I have just finished a quick summary course on bioaugmentation. Every day I see bioaugmentation, nutrients, and other additives offered as a panacea for all sorts of problems in waste treatment. The course below covers the basics of bioaugmenation including how products are designed and what to expect if you use bioaugmentation including its limitations.
Almost all organic compounds can be transformed by microbes into carbon dioxide, water, and new cellular material. Problems arise when the degradation rate occurs only under specific conditions not present at the site or the decay rate is so slow that changes are required for bioremediation to be a viable cleanup option.
A site's bioremediation potential is first evaluated by determining the types and extent of pollutants present. Following site characterization, a remediation plan is developed based on the pollutants present, site characteristics, environmental variables, and cleanup time frame.
The compounds present may include some organics that are slow to degrade or have a degree of toxicity/quasi-toxicity to many microbes. In these cases, the time for cleanup can be reduced by first adding the mixing/aeration and fertilizers as used in biostimulation; then on-site time can be further reduced by avoiding the adaptation and lag phase growth of indigenous microbes via the use of bioaugmentation.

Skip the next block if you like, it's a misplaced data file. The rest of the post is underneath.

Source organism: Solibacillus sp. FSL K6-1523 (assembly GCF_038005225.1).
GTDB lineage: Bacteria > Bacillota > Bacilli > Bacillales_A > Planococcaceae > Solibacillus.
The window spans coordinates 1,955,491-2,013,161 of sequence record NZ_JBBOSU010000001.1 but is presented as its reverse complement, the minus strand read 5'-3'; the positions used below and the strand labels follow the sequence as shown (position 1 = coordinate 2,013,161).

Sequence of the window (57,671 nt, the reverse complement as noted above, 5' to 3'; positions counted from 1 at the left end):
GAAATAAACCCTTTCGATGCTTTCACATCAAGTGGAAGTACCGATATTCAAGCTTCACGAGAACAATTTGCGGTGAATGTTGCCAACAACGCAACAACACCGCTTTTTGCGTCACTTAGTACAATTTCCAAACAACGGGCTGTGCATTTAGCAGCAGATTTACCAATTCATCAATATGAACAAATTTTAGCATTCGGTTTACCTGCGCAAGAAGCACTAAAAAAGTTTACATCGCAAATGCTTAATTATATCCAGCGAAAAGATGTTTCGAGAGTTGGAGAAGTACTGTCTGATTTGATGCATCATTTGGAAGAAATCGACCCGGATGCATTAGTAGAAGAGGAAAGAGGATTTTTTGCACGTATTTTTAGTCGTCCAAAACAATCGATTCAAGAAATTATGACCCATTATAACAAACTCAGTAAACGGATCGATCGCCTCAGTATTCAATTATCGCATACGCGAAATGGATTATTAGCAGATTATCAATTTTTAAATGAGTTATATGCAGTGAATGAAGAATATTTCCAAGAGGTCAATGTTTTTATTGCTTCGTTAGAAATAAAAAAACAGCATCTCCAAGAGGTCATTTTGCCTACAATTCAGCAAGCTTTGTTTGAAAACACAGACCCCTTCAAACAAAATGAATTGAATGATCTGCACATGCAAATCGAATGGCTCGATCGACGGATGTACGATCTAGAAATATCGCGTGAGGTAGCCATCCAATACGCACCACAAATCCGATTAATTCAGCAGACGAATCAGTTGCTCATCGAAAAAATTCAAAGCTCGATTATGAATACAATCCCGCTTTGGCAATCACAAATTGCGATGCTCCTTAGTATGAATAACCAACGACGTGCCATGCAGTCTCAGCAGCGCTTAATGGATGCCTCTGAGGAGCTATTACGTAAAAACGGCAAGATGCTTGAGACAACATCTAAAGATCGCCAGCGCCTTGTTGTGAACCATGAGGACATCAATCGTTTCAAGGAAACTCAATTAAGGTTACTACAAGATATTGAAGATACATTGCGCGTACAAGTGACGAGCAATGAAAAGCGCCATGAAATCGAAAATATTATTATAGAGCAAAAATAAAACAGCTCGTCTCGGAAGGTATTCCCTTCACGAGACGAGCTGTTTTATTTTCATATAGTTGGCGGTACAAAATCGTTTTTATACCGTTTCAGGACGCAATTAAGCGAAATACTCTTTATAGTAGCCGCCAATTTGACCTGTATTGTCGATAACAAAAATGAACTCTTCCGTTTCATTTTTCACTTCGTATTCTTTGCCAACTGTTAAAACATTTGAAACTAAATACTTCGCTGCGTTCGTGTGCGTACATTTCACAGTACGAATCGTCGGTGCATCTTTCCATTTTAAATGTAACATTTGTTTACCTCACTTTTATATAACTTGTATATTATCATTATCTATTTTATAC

Using data from the site characterization, microbiologists can develop a microbial blend containing organisms having specific metabolic pathways for degrading target organics. Another consideration is the ability of organisms to produce biosurfactants, that improve activity by enhancing hydrophobic compound solubility. The extent of the benefit depends upon the "fit" of the microbial inoculum used and the general state of indigenous microbes already at the site. Overall, usually the decrease in on-site remediation activities including labor, lab testing, and risks associated with an active remediation project can pay for the use bioaugmentation.
Lagoons treating waste water or storm water eventually build up organic solids that reduce hydraulic retention time, periodically washout solids in the effluent, and cause odors from H2S production. The primary quick way to remove solids is to mechanically dredge, dewater and landfill these solids. However, this is a big ticket event that many facilities do not have the budget to undertake. Over the years numerous additives and technologies have been proposed to enable microbes to break down organic sludge into carbon dioxide, water, and methane. None has proven particularly effective and dredging has remained the primary way to deal with sludge.
I have been monitoring new technologies for "biodredging" or biological sludge decomposition for years and evaluated numerous new technologies. To be successful, biological dredging requires the following:
For the past twenty years, I have worked in the field of biological waste treatment and have often used bioaugmentation as an operational tool. Similar to adding select yeasts in producing wine or bread, waste treatment professionals can add a "seed" culture to water or soils to supplement the indigenous microbes with beneficial microbes. These beneficial microbes are selected for a number of reasons including: